NEW YORK (Reuters) - New claims for unemployment benefits fell by 1,000 to a seasonally adjusted 428,000, the Labor Department said Thursday
The prior week’s figure was unrevised at 429,000.
It was the 12th straight week that claims have been above 400,000, a level that is usually associated with a stable labor market.
The number of people still receiving benefits under regular state programs after an initial week of aid fell 12,000 to 3.70 million in the week ended June 18. So-called continuing claims covered the survey week for the employment report’s household survey, from which the unemployment rate is derived.
Employment stumbled badly in May, with employers adding just 54,000 jobs — the fewest in eight months. Nonfarm payrolls are expected to have increased 90,000 this month, according to a Reuters survey, with the unemployment rate edging down to 9.0 percent. The employment report for June will be released on July 8.
TOM PORCELLI, CHIEF U.S. ECONOMIST, RBC CAPITAL MARKET, NEW YORK:
“Claims remain stubbornly high. The important thing for us in a bigger picture perspective, even with claims around this level it is still consistent with payrolls running around 150,000, and that is a pace we think we will get back to in the second half of the year. There is no impact from this number on our forecast for payrolls for next week — there we are looking for a very modest 110,000 in private and 85,000 on the headline. We think that this will probably be another month of just utterly modest payrolls growth, but that is consistent with the soft patch that we are going through.”
DAVID RESLER, CHIEF ECONOMIST, NOMURA SECURITIES, NEW YORK:
“We suspect that the last two weeks may be reflecting early seasonal shutdowns in the auto industry. We don’t know that for sure, but we do know some companies were planning to shut down for retooling in June rather than typically they do it in early July.
“There may be some of that behind the relatively higher readings the last two weeks than the previous weeks. It’s a possibility, we don’t know for sure how much of that’s in the data.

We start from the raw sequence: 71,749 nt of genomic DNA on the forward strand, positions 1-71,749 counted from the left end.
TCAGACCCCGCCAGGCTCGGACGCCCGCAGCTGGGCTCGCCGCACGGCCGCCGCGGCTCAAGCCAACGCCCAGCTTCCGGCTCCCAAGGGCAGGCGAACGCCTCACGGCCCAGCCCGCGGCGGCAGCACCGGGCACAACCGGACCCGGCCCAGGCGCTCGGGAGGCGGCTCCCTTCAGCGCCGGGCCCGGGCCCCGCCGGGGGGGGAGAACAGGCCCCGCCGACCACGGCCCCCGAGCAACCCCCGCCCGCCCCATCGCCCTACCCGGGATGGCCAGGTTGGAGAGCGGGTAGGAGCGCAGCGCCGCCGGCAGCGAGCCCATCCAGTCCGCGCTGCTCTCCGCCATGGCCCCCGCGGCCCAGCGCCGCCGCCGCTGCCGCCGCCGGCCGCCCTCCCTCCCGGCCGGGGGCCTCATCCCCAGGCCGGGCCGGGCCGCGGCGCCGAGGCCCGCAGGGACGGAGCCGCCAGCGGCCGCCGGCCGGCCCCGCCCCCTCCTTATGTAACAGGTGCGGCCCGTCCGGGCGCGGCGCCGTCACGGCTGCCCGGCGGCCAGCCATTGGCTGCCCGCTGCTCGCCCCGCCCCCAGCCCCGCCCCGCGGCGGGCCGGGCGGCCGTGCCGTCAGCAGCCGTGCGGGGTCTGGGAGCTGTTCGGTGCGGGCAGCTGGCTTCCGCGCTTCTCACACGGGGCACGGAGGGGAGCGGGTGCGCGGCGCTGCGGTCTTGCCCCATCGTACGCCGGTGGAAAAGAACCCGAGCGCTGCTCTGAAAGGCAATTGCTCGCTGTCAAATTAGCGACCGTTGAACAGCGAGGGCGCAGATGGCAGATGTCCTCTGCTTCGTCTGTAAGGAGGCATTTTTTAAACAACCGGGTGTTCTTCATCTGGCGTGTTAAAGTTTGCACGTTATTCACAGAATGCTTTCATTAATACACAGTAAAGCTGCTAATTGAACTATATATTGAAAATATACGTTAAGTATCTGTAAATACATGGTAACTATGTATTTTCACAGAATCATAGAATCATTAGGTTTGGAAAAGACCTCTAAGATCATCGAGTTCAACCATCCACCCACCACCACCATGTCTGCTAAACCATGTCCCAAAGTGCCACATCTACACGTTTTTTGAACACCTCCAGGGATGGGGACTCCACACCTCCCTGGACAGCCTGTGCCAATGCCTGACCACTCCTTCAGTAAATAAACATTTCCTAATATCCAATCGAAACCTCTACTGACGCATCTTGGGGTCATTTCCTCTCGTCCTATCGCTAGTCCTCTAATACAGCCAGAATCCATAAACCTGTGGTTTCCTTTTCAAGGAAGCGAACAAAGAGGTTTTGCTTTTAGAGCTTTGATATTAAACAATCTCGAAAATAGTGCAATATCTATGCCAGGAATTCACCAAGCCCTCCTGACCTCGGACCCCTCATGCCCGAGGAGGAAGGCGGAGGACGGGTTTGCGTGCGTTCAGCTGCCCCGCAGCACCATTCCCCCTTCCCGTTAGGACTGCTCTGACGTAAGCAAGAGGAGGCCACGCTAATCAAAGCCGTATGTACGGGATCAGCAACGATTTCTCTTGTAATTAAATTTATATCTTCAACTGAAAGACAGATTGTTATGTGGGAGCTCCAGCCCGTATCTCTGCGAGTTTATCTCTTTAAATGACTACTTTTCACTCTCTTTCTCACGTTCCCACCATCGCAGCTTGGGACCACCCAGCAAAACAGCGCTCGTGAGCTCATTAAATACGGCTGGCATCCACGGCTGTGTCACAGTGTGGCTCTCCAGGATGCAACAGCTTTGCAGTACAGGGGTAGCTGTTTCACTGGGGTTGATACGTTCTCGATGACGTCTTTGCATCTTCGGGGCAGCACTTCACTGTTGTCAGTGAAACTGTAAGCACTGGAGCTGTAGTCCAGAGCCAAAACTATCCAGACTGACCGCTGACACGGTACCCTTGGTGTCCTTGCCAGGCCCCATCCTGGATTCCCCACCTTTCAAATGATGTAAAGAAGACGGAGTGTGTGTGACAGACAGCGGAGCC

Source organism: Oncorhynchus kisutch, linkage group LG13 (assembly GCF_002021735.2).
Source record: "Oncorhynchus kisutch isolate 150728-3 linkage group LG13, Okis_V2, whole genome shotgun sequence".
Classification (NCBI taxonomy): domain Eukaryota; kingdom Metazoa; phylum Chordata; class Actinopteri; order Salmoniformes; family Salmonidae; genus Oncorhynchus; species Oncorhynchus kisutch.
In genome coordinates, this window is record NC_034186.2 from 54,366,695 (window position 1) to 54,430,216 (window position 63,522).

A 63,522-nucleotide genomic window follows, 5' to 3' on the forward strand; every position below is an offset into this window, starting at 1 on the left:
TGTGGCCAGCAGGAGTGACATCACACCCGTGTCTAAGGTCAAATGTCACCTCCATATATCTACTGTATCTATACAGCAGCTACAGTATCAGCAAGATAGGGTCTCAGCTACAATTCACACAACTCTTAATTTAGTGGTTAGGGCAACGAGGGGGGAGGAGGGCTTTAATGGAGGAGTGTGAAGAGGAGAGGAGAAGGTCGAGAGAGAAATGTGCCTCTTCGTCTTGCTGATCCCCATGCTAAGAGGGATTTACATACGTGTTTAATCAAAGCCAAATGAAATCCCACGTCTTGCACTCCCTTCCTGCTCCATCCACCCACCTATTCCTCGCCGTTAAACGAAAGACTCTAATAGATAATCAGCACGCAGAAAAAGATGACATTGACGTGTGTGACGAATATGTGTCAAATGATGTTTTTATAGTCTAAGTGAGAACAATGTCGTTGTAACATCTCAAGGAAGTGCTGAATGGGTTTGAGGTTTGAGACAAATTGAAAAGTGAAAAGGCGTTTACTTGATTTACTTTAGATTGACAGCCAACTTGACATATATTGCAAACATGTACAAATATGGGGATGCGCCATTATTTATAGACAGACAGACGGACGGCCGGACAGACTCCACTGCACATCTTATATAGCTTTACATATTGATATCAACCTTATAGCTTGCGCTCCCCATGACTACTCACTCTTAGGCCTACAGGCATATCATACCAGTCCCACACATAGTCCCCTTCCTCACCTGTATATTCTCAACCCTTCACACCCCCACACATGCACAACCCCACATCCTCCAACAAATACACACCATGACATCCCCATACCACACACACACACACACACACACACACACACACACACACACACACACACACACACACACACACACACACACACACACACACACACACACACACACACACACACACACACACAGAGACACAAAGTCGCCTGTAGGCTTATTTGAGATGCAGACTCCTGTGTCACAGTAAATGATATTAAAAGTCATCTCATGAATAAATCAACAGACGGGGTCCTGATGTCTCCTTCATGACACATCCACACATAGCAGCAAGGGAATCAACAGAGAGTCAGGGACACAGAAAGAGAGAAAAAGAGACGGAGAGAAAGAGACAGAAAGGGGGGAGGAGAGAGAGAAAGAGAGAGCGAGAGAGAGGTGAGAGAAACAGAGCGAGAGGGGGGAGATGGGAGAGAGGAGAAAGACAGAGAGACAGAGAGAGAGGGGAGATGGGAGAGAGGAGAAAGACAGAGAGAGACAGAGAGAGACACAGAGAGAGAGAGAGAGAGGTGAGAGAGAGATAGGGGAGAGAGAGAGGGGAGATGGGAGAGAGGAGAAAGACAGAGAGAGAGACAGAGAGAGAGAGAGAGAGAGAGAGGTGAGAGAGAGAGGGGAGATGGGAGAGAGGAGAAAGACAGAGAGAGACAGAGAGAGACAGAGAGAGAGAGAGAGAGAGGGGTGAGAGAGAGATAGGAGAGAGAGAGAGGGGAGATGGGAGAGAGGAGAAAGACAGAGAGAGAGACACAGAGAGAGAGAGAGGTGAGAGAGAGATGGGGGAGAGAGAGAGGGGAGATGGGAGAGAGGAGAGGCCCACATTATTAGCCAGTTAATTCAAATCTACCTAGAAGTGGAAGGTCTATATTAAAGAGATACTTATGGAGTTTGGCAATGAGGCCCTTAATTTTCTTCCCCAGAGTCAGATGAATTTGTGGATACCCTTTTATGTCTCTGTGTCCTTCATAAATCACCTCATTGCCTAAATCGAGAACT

“We’re in a bit of soft patch in the economy, so I wouldn’t expect it to fall significantly, let’s say fall below 400,000 on a sustained basis until the economy is on a decidedly stronger footing.”
JOHN CANALLY, INVESTMENT STRATEGIST AND ECONOMIST, LPL FINANCIAL, BOSTON:
“People are kind of still underestimating the impact of the first school layoffs. School ended at end of May, and most can cancel out claims in September, but many don’t have jobs until September.”
“Also, usually auto plants shut down for retooling maybe the last week of June, first week of July. But because of the autopart shortages with the tsunami, many decided to move up the plant shut down to the middle of June. So the layoffs are hitting the data now. So we’ll have elevated readings now this week, but by the second week of July we’ll see them come down a bit.”
“The markets have had low expectations for data over the past week. But we’ve beaten lower expectations. So the bad news is priced in already.”
“The claims number, net-net, should have been a little bit positive for the bonds, but instead you’re seeing the shorts pressing.
“Claims seem to consistently be above expectations. Claims data is not telling a very good story because the labor market improvement we’ve seen in the past year and a half has been because of fewer layoffs and not more hiring. The number of people that are getting jobs each month is no better than it was at the worst levels of the labor market back in 2009. The improvement has been from less firing. So the increase in claims, from that regard, doesn’t tell a very good story.”
“We think in July definitely we will start to see the number drift back down. One reason claims have been elevated as of late is because auto makers that usually take July to do auto retooling at the plant moved that forward to June.
“The labor department probably doesn’t take that into account. We do think from anecdotal evidence from Toyota and other automakers that hiring will go up in July.”
TROY DAVIG, SENIOR U.S. ECONOMIST, BARCLAYS CAPITAL, NEW YORK:
“This is roughly in line with expectations. This reflects lingering softness in Q2 from some of the temporary factors. The job market is still going sideways.
“Payroll growth is going to be more like last month’s rather than first three months of the year. We think there’ll be about 100,000 in private job growth and 75,000 overall.”
VIMOMBI NSHOM, ECONOMIST, IFR ECONOMICS, A UNIT OF THOMSON REUTERS:
“Essentially the unemployed have been engaging in similar filing behavior for nearly a month now, where the moving average fine tuned between 426,250 - 426,750 in four of the past five weeks.
“This week’s corresponding moving average is no different at 426,750. There is nothing unusual manifested in these numbers, basically a mediocre report reflecting an uneventful week. Taken in a larger sense (adding today’s numbers to the picture coming together in the past two months), claims seem to have come off moderate-to-high swings shifting by 20,000-40,000 and slowed to modifications raising and lowering the level by no more than 10,000.”